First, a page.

Table of Contents:
1. Target Date Retirement Funds
Vanguard (among other companies) offers target date retirement funds. These fund of funds, as they are called, divide up your retirement investment into U.S. and foreign stock and bond funds. As you get closeer to retirement, the funds automatically start making your portfolio more conservative by investing in more bonds.
Even if you don’t decide to use these target date retirement funds, they’re a good option for conducting research. They’ll give you an idea of how Vanguard or other mutual fund companies views asset allocation, particularly when it comes to the division between stocks and bonds. It’s worth going to Vanguard’s website to see just how they allocate investments between stocks and bonds.
As an example, here is the asset allocation for Vanguard’s target date retirement fund designed for those in their late 20’s:
If you go to the Vanguard site, you can actually use the slider in the horizontal chart to see how your asset allocation would change as year near retirement.
2. Warren Buffet
Warren Buffet recently talked about asset allocation and the advice he’s giving to the trustee who will manage the money he plans to leave to his wife in his will. Buffet advice was to invest 90% in stocks and 10% in bonds.
This doesn’t mean that 90% stocks is right for you. Mr. Buffett is no doubt leaving his wife a substantial sum of money. Buffett’s asset allocation, however, underscores the importance of stocks in any portfolio seeking growth that exceeds inflation. You can hear more about Buffet’s advice to the trustee and his asset allocation advice in Podcast 41.
3. Rick Ferri
Rick Ferri is an excellent resource who has written some great books. One of my favorites is All About Asset Allocation. If you don’t know about Rick, he manages over a billion dollars in assets, and he’s a big believer in low-cost index funds from Vanguard and other sources.
I’ve known Rick for years, and I interviewed him in a podcast recently. In his book All About Asset Allocation, Rick suggests a couple of different portfolios, depending on your risk tolerance. I think, roughly, they fall into the range of 60% stocks/40% bonds up to about 80% stocks/20% bonds. In my podcast interview of Rick, he also talks about his children’s investments. They’re in their 20s, and they’re actually at 100% stocks. Regardless, that podcast and Rick’s books are good resources.
These guys are named after the founder of Vanguard, and they have some model portfolios that they call The Lazy Portfolios. They offer a two-fund porfolio, a three-fund portfolio, and some that are more complicated.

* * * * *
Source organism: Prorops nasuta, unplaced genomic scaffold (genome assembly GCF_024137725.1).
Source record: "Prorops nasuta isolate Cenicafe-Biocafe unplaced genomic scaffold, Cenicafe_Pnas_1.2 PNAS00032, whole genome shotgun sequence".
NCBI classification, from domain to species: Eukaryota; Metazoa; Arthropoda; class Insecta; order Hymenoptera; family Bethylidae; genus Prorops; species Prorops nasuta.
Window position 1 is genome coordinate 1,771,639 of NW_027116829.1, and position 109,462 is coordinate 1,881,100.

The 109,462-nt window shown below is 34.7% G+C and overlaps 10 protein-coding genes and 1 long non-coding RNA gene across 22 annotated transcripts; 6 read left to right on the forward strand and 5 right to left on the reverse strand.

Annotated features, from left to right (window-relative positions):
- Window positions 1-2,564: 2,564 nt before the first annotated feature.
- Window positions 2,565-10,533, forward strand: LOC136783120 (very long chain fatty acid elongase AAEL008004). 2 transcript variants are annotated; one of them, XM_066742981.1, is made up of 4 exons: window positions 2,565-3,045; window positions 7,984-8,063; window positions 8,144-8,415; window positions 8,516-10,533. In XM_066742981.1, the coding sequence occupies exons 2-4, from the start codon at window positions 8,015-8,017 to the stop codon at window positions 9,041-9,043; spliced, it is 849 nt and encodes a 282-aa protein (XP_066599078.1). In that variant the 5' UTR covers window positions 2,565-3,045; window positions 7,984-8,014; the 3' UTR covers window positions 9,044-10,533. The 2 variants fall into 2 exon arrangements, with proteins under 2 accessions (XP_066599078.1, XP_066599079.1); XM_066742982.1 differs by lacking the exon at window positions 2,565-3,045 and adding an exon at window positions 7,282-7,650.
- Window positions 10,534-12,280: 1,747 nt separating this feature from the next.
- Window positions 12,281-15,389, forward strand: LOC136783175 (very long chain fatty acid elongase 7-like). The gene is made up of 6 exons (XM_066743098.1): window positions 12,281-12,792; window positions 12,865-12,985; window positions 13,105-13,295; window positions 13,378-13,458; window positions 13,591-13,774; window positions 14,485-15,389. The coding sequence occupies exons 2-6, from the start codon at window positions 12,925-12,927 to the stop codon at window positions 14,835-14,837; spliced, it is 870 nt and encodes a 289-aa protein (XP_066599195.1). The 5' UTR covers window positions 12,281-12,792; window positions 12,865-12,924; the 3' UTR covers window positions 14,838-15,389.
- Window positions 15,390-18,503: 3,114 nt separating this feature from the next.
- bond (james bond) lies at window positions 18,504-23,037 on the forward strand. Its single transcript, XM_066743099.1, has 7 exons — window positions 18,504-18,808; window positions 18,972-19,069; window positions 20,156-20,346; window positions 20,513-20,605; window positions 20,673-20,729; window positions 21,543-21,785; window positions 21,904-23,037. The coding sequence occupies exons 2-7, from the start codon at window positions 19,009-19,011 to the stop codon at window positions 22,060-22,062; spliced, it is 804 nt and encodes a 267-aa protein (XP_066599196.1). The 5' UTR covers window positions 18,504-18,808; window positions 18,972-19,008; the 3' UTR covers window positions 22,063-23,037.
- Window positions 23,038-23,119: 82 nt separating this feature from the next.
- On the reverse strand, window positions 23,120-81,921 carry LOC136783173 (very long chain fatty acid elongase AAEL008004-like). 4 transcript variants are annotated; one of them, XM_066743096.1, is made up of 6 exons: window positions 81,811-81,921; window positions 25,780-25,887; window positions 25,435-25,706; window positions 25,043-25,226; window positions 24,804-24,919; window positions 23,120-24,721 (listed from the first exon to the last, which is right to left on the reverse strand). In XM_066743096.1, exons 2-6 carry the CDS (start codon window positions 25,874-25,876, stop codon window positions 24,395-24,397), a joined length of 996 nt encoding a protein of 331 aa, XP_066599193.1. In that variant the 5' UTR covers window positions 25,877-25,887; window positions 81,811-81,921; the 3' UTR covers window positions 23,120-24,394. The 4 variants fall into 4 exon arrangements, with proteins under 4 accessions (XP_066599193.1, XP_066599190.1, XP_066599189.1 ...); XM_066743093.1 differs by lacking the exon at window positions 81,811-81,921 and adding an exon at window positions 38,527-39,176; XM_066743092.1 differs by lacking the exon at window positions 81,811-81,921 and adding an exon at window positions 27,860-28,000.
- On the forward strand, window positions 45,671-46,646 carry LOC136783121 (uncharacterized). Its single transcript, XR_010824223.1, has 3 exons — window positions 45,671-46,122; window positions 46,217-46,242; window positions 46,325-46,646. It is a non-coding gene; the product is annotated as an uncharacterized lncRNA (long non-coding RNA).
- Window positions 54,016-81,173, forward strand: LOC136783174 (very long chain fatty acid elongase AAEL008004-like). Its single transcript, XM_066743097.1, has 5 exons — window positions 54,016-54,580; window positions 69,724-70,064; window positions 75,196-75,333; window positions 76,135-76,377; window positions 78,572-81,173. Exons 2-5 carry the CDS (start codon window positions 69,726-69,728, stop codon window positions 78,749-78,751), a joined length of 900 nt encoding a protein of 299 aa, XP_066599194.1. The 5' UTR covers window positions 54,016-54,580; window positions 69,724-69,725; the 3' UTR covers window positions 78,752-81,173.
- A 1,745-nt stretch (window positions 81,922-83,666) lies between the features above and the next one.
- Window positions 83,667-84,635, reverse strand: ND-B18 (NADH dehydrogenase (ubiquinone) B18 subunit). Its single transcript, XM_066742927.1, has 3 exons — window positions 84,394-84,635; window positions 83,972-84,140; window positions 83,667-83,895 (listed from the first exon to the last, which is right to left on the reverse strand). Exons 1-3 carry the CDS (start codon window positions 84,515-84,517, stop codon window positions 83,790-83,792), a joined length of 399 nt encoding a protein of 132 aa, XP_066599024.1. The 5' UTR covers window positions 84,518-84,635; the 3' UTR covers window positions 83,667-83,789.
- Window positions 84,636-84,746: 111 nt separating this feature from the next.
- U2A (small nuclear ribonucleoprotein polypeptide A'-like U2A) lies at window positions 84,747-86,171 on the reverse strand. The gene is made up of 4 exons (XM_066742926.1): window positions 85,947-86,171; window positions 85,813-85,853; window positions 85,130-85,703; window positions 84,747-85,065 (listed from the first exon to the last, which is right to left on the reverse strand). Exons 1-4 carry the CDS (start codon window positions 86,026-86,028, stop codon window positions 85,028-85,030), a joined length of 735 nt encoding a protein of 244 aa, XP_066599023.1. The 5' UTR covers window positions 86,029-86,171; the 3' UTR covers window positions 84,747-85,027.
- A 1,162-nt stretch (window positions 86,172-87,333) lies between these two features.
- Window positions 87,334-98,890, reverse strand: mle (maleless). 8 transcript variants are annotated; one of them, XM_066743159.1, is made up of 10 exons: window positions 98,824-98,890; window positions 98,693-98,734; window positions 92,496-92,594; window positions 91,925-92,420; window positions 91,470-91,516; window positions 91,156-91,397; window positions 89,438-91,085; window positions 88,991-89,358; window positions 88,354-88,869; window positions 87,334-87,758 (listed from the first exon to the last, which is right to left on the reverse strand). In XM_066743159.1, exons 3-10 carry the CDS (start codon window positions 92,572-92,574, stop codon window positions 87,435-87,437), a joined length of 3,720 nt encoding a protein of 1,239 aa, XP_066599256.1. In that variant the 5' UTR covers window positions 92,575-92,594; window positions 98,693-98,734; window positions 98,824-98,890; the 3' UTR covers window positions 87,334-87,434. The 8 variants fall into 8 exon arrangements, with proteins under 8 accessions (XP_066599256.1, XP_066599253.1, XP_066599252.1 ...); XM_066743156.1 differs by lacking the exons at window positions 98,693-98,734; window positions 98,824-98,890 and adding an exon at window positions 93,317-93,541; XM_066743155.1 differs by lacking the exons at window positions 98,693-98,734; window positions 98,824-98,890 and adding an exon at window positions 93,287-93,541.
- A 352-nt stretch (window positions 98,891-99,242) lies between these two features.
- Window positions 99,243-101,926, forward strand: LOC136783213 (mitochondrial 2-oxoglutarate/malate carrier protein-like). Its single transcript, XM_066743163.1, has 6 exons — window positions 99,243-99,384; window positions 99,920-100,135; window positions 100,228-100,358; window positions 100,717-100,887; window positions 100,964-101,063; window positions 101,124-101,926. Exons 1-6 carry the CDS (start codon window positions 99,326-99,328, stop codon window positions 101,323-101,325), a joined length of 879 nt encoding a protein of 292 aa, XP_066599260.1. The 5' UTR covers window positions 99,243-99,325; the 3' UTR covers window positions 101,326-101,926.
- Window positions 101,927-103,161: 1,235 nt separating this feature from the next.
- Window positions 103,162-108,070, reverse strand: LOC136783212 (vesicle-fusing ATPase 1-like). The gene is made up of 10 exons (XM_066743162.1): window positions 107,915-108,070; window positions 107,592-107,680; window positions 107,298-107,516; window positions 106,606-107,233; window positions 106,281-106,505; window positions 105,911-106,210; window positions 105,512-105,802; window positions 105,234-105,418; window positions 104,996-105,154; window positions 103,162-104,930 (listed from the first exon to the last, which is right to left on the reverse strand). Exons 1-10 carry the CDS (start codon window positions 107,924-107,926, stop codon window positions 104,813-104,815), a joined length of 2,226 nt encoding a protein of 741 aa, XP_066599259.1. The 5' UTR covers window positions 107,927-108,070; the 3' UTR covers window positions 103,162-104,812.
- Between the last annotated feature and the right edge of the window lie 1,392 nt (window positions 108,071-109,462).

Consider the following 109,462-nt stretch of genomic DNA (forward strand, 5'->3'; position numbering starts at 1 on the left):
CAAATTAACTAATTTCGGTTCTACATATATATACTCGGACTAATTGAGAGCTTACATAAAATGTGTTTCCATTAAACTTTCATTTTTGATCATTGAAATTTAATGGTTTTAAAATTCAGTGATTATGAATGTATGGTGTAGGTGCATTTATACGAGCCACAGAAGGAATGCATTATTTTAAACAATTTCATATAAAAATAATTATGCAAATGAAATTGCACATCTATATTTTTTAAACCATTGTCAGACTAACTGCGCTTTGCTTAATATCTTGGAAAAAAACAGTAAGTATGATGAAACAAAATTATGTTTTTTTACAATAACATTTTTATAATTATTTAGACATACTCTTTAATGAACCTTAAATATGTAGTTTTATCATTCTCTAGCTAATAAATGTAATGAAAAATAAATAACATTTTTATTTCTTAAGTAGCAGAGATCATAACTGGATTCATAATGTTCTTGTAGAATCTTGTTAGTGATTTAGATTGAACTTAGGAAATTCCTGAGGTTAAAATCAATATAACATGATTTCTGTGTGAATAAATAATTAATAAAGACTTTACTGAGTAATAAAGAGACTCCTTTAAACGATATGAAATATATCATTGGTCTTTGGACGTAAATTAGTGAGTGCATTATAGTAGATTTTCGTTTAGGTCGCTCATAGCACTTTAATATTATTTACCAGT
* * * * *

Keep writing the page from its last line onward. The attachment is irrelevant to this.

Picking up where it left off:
These model portfolios not only give you some idea as to the allocation between stocks, bonds, and other asset classes, but they also suggests the specific Vanguard funds you could use to implement these asset allocation plans. And for our purposes, it’ll give you some really great ideas on how much to put in stocks vs. bonds.
5. Morningstar Lifetime Allocation Index
Finally, we have the Morningstar Lifetime Allocation Index. This index is a single page that breaks down three different investing styles: aggressive, moderate, and conservative. For each of these styles, the index suggests allocations between stocks and bonds, depending on how long you have until you retire.
(Click on the image to enlarge.)
The longest retirement age on the chart is about 41 years, retiring in 2055. The index goes all the way back to retirement in 2000, for folks who retired 14 years ago.
For those retiring 40 years from now, the aggressive portfolio has 92% in stocks. The moderate portfolio has 88% in stocks, and the conservative portfolio has 79.92% in stocks. So you can see that Morningstar is a big believer in a heavy weight towards stocks.
Now, this is for those who are far from retirement. But it gives you other portfolio breakdowns for those who are getting closer and closer to retirement. It’s a great resource – a single page that’s very easy to understand.
Each of these five resources gives you information that you should use and learn from, but don’t follow any of it blindly. Instead, be sure to do your own research on asset allocation and, specifically, stocks vs. bonds. Then, make the choice that’s best for you and your family.